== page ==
A twenty seven year old singer from Nottingham chose to take on the name of a rural, mid­western American State and created a musical act known as “Indiana”. Her vocal style is rich, sensuous and emotional, her music a dark, trip hop inspired pop music.

The long gestating start of Indiana’s pop career can trace it roots back to 2012 when she released “Blind as I Am” and she finally saw success with the dark horse indie classic “Solo Dancing”. Her album that houses both of these tracks is the moody, vibrant “No Romeo”.

A long, surprisingly complex album, “No Romeo” is a dark sort of pop music. Synth and drum beats are blended with a degree of expertise, the whole album has a rich, shimmering sound. Vocally Indiana has a strong, emotionally resonant voice. Comparisons to Lorde seem obvious but there are touches of Kate Bush and Karin Andersen from the Knife.

Never Born is the lead­out single of the album. A slow, menacing track that has a delicate, oriental beat that builds up to a ferocious, growling finale. The tempo picks up fast for the outstanding Solo Dancing; a paen to the nightlife that should strike a chord with anyone who loves the dance floor. A fantastic track and probably the initial stand out from the album. This track is the most dance inspired and hits high gear after a superb drop.

Things shift down­gear again with the emotional Play Dead. A song about heartbreak and rejection, it’s poignant without being truly depressing. The modern day torch song “Heart on Fire” is probably one of the poppiest. It still features the same emotional vocals but the song itself is a decent pop song, nothing more.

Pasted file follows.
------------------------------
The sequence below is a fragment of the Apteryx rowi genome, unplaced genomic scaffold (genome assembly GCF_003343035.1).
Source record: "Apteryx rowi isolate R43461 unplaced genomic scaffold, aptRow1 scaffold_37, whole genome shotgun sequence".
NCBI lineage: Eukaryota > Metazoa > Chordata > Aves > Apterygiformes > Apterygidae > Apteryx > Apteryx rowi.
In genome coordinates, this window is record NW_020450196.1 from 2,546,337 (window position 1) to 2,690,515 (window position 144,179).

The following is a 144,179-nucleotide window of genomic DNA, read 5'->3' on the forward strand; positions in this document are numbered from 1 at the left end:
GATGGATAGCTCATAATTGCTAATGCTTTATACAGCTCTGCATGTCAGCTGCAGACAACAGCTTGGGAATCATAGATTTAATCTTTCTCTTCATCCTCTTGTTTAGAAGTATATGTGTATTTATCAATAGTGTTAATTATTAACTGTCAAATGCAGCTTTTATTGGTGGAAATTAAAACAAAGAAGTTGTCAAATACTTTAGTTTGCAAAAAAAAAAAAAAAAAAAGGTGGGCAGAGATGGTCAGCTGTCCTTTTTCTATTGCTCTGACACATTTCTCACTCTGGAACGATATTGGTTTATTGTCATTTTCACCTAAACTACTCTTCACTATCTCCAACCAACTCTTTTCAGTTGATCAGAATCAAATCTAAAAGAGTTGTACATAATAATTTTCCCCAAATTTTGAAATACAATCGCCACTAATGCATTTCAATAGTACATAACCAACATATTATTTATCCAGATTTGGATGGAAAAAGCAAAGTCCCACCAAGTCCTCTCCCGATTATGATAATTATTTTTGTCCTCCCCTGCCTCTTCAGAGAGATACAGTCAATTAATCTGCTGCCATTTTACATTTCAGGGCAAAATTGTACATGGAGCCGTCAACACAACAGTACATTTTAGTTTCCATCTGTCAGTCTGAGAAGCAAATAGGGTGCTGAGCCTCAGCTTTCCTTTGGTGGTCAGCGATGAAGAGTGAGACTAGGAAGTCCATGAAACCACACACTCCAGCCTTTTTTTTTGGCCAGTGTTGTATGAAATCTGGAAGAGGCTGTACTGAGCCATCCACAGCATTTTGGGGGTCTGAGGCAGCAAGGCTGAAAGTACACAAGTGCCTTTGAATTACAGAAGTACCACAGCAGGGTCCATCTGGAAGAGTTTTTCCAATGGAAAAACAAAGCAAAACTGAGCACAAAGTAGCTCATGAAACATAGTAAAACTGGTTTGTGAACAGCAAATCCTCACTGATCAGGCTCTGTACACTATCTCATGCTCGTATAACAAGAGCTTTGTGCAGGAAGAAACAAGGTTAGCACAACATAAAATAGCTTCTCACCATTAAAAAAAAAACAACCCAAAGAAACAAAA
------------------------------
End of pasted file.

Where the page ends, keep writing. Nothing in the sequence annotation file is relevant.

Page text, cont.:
The powerful, keening Blind As I Am was Indiana’s first real single and is a big, menacing call for love and understanding. The vocals take a slightly different tone, with a touch of Florence in them during this track.

The glittering tone of Jack is next. This song has some of the darkest lyrics in the entire album, references to lost love, broken hearts and bloody death. The chorus shifts the track over the line from good to excellent. “He’ll stay forever that way…all the blood on you Jack, it’s not worth bringing me for”. Incredible, dark, clever and a a classic in the making.

The gentle, yearning sound of New Heart is next which couldn’t be more different in tone to Jack. This beautiful, peaceful, charming track has an eighties feel to it and does conjure up images of classic 80’s rom­com movies. Pleading, loving lyrics weave through the crunchy synth sounds creating a really special track.

There is a shift back to low, slow gear for the sensual but fairly flat Bound. A decent track but it’s fairly forgettable. The tempo picks up for the title track; No Romeo. Sitting alongside Solo Dancing this is one of the most up tempo, though still somewhat downbeat, tracks on the album.

Another healthy slice of 80’s synth permeates the track. The delicate Calibrated Love is another decent track that floats along with a fairly soft tone, picking up in tone every now and again with another retro­disco moment. The breathy, dreamlike opening to Shadow Flash is next. Indiana’s vocals soar during this track as she whispers the lyrics. The chorus is a glorious, shimmering moment of keening lyrics.